This act was amended by an act effective April 17, 1903, (Laws of 1903, p. 117), in two respects, first, by making the term of the president of a village or an incorporated town two years, and second, by substituting for the clause “and shall have the same powers and perform the same duties as are or may be given by law to the president of boards *474of trustees in villages,” the clause “and shall have the same power and perform the same duties as are or may be given by law to the mayor in cities or that have heretofore been given to the president of the board of trustees in villages.” After the creation of the office of village president, by the act effective July 1, 1887, that officer became the president of the board of trustees of a village organized under the general Cities and Villages act; and by section 10 of article 4 of that act, which adopted section 98 of the general Election law, jurisdiction of contests of the election of presidents of villages so organized was vested in the county courts.
Section 97 of the general Election law was amended by an act approved June 17, 1895, effective July 1, 1895, (Laws of 1895, p. 170) to read: “The circuit courts in the respective counties, and in Cook county the superior court also may hear and determine contests of the election of judges of the county court, mayors of cities, presidents of county boards, presidents of villages, in reference to the removal of county seats and in reference to any other subject which may be submitted to the vote of the people of the county, and concurrent jurisdiction with the county court in all cases mentioned in section ninety-eight (98).”
No change was made in section 98, but it remains in force as originally enacted in 1872. The contention of the appellant, however, is that section 97 as amended specifically confers jurisdiction of contests of the election of presidents of villages, among other officers, upon the circuit courts in the respective counties and in Cook county upon the superior court also, and hence that the county courts have no such jurisdiction. To sustain this contention, King v. Jordan, 198 Ill. 457; Brueggemann v. Young, 208 id. 181, and People v. Dreher, 302 id. 50, are cited. In King v. Jordan the contest concerned the election of president of the town of Cortland, in DeKalb county. The town had been granted a special charter by an act of the legislature in force Feb*475ruary 16, 1865. The charter made no provision for the contest of an election, and the town had never adopted the general Cities and Villages act. Obviously, the circuit court had exclusive jurisdiction of the proceeding under section 97 as amended for the contestant could not invoke section 10 of article 4 of the general Cities and Villages act to confer jurisdiction upon the county court. Brueggemann v. Young was a proceeding to contest the election of mayor of the city of Alton. The proceeding was instituted in the city court of that city and not in the county court of Madison county. The act under which the city court of Alton was organized vested it with jurisdiction “in all civil cases and in all criminal cases arising in said city.” The city court possessed no other original jurisdiction. Since an election contest was not a “civil case” either at law or in equity, as often had been held, the city court had no jurisdiction of the proceeding. Clearly, the question whether the county court had jurisdiction of the contest could not have been presented. People v. Dreher was an original petition to this court for a writ of mandamus to restore the relator to the possession of the office of mayor of the city of Atlanta from which he had been illegally removed by the city council for alleged improper conduct and neglect of duty. There was no controversy concerning the relator’s election to the office of mayor, and the question of a court’s jurisdiction of an election contest could not have been raised or determined in the suit. Manifestly none of the authorities upon which the appellant relies support his contention.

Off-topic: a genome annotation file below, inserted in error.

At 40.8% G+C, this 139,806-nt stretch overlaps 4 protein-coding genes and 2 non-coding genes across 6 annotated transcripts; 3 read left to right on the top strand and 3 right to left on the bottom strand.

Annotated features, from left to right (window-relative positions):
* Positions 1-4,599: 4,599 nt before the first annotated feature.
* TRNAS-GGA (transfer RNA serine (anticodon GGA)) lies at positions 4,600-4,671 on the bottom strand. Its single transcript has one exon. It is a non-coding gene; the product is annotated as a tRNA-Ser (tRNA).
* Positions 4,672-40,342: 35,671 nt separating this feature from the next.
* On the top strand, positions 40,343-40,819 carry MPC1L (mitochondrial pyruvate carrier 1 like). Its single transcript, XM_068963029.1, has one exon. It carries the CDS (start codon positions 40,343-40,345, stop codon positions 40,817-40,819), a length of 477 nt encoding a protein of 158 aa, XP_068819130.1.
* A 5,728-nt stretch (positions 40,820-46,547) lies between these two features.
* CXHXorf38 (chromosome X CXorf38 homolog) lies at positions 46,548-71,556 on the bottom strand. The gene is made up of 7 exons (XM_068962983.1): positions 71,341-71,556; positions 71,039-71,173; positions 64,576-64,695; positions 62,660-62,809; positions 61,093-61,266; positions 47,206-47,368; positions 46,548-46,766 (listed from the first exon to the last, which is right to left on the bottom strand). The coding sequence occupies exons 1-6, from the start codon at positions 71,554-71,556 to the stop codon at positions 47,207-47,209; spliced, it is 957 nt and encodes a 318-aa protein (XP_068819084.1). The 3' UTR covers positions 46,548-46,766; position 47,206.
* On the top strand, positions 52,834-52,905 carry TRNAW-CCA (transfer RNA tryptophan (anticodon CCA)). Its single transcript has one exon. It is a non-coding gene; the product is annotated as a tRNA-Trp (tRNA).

The jurisdiction of the county courts to hear and determine contests of the election of mayors and presidents respectively of cities and villages, organized under the general Cities and Villages act remains unaffected by the amendment of section 97 of the general Election law. That there has been no deprivation of such jurisdiction is shown by Zeman v. Dolan, 279 Ill. 295, which was a proceeding in the circuit court of Cook county to contest the election of a judge of *476the municipal court of Chicago. The contention was there made that the amendatory act of June 17, 1895, violated section 13 of article 4 of the constitution, which provides that, “No law shall be revived or amended by reference to its title only, but the law revived, or the section amended, shall be inserted at length in the new act.” It was argued in support of this contention that the amendatory act, while complying with the constitution with respect to section 97, also amended section 98 without purporting to amend it and without inserting that section at length in the new act, and that the amendment effected a change in section 98 by making the jurisdiction of the county courts concurrent with the circuit courts, instead of exclusive in the county courts as it had been prior to the amendment. In denying the contention, Mr. Justice Cartwright, speaking for the court, said: “It is true that the act of 1895 makes the jurisdiction of circuit and county courts in the specified classes of contests concurrent, instead of exclusive, in the county court, but it does not follow that the jurisdiction of the county court was affected in the slightest manner or any provision of section 98 changed or altered in any particular. Since the enactment, as before, the county court has had jurisdiction to hear and determine contests of election of the various officers mentioned in section 98, undisturbed, unlimited and undiminished in any respect. The act neither confers upon nor takes away from the county court any right whatever and neither enlarges nor restricts its jurisdiction.”
The county court had jurisdiction to hear the present contest, and the judgment of that court is affirmed.